If you want to truly embarrass a woman, make her witness a cavalcade of photographs of her hair styles going back to childhood and proceeding forward to present day. (That is, if you don’t care whether you ever see her again or not).
My sister and I were talking yesterday about this. We both had appointments for haircuts later in the day. Both of us had reached that critical juncture where we just had to have a change. Mind you, I’ve never been so happy with my hairdo in my life, but that has nothing to do with it. About once every six months or so, something goes haywire hormonally, and you just have to do something. Nine times out of ten, whatever you do makes you dreadfully unhappy, and if you don’t wind up crying at the hairdresser’s, you wind up crying at home. Men are completely dumbfounded by this behavior. “It’s just hair”, they reason, “It’ll grow back”!
When my sisters and I were very small, my mother used to cut our bangs. (I think she left the main haircutting up to a professional, but she felt that keeping our bangs out of our eyes was part of good grooming, in the same category as keeping our clothes clean and keeping our shoes polished). Well, she would take a white business-sized envelope and hold it with one hand across our eyebrows. With the other hand she would cut straight across the top of the envelope. The results are all too apparent in a family portrait taken when I was about four years old. All three of us had the same haircut. The only problem for me was that I had curly hair. No matter how hard they plastered down my bangs, you can see that they were rebelling, as was the rest of my hair. My sisters, thankfully, had straight, shiny dark hair that looked a little better that way. Not much, but a little.
As I got older, it became apparent to me that curly hair was a liability. Everyone in my seventh grade class was ironing their straight locks to make them straighter. Not only was my own hair extremely curly, but it was also frizzy, and there were mountains of it. I ironed my hair to make it, well, flat. So now it was flat, curly and frizzy. And of course, ruined by the heat of the iron. Very attractive.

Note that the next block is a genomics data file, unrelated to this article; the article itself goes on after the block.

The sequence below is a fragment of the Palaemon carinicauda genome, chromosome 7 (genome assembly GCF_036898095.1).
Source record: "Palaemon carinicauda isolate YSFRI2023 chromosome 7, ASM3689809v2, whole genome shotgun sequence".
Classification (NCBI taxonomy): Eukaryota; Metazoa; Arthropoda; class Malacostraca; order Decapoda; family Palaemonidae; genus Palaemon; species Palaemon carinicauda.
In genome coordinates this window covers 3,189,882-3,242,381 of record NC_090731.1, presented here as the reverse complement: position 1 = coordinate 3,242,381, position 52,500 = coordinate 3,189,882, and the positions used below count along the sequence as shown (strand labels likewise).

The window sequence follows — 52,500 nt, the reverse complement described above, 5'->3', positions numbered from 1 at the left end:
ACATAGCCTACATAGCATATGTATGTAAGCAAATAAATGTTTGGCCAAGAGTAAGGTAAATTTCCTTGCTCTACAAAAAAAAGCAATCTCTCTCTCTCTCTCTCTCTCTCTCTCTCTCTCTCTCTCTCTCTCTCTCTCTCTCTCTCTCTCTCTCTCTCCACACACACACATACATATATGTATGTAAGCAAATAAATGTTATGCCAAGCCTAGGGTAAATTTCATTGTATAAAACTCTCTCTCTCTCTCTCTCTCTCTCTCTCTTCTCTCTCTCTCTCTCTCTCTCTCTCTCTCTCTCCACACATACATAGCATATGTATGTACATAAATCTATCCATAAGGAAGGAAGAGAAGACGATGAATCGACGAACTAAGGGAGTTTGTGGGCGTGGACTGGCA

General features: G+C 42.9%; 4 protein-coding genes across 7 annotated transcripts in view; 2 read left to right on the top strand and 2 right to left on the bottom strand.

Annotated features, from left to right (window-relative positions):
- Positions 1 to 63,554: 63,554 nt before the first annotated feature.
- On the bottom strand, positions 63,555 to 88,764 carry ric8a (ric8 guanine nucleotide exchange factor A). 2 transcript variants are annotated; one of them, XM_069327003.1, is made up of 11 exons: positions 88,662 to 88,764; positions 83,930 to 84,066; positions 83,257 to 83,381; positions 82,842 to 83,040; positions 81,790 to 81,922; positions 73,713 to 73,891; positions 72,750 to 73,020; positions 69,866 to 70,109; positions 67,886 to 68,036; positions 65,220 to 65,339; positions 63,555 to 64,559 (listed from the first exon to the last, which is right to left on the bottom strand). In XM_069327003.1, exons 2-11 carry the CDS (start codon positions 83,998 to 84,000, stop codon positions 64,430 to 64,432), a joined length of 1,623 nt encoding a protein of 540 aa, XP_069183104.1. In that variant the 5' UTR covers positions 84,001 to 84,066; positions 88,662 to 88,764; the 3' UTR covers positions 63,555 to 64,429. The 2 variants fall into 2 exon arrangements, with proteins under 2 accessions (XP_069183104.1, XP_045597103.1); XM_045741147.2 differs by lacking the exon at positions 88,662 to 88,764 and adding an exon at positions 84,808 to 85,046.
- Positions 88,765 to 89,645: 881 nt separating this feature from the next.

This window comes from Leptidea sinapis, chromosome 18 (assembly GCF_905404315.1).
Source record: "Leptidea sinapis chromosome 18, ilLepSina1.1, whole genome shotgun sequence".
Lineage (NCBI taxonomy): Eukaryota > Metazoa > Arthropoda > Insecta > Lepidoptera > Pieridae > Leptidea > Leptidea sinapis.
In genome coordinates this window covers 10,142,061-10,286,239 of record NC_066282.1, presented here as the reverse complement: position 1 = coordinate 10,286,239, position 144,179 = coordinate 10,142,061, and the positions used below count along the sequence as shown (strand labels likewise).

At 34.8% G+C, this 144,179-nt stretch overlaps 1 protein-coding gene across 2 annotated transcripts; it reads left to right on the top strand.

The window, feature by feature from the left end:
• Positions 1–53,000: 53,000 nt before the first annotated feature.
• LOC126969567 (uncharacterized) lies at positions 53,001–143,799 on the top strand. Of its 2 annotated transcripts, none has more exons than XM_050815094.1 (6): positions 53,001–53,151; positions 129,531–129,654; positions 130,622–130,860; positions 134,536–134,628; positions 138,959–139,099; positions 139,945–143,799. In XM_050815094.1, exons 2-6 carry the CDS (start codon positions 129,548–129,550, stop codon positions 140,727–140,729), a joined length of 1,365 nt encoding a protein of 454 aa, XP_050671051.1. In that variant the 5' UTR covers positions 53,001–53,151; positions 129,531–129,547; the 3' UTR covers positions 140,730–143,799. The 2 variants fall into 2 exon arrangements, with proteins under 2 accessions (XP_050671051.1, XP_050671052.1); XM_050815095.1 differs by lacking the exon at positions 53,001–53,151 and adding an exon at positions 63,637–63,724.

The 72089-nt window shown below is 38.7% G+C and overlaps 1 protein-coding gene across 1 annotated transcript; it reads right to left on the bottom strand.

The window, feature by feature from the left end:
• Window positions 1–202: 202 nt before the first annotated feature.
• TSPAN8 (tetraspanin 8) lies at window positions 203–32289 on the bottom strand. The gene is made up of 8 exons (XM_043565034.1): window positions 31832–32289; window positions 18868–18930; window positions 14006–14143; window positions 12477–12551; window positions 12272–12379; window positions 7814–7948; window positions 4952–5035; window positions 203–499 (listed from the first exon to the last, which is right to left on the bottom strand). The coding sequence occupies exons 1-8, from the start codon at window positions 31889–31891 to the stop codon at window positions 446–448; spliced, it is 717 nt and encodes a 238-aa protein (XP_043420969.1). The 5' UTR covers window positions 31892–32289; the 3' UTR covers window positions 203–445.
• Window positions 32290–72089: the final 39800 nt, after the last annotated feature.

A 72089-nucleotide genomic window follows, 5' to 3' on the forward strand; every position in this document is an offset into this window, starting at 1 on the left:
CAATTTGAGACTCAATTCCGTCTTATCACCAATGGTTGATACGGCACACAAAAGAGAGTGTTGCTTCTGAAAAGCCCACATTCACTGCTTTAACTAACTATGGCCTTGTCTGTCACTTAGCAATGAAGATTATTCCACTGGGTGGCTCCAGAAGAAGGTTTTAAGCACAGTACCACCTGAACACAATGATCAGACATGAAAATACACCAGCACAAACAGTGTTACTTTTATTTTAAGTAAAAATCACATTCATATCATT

I did what all curly-haired girls of my generation did. I set it on beer cans. I plastered it to my head with Dippity-Do (a pink, gooey gel that dries on contact). I sprayed it with Aqua Net. All of this was to no avail whatsoever when it rained. Just as Cinderella’s carriage reverted to its pumpkin state at midnight, so my hair reverted to its Medusa-like state in rain. And there was lots of rain in Pittsburgh. It was humiliating.
In high school I discovered straightening. After every hairdresser in the world had told me “The Big Lie” – that having curly hair was a blessing and most girls would kill for what I had – Elfie, God bless her, a lovely young German émigré who was my mother’s hairdresser, took pity on me. She explained to my mother that having curly hair is one thing. Having what I had was quite another. I begged to have my hair straightened, and my mother relented.
Finally, I had what passed for “normal” hair in 1960s America. I still have my tenth-grade class picture, somewhere. It shows a smiling young girl with hair that is only a little too stiff and poufy done in a perfect pageboy with the bangs swept over to the side.
Then I went to college. You must remember that I graduated high school in 1968. So when I went to Boston University, I wanted to be part of the new, enlightened generation. I abandoned my “straight” look (both metaphorically and literally) and let my “freak flag fly”. The curl, the frizz, the wild untamed look came back with a vengeance. I let my hair grow unfettered down my back. Mostly it grew wider and wider. I topped it off with a campaign hat, when I was in the mood. I wore sandals and Indian print skirts. You must remember that it was a total look. Seeing a head shot of me in my college days could not do justice. But that’s okay – I’ve destroyed all of them.
I didn’t straighten my hair again for a very long time. I wore it a little tamer after college, but essentially, it remained in its natural state. Sometimes it was long. Sometimes it was ultra-short (my “mod” look). When Art and I married it was long and curly, but I used the right kind of products on it to keep it from frizzing too much.
Got sick of it. Cut it short. Way short. Art (and this is another reason I had to marry him) loved it either way. But a couple of years ago my hairdresser introduced me to “Japanese” straightening. This process made my hair so straight, shiny, and bouncy that I look like a Pantene commercial! I can’t tell you how much I love it. For a girl who was plagued all her life by looking as if she had stuck her finger in a light socket, this is Nirvana. I was going to let it grow down to my waist.
But (sigh) like I said. We girls get restless. Yesterday I got it cut so that it’s just above shoulder length. Now it has a curious resemblance to my high school graduation picture. Don’t get me wrong – I love it. But don’t show me any pictures five years down the road, okay?
© Robin Munson, 2005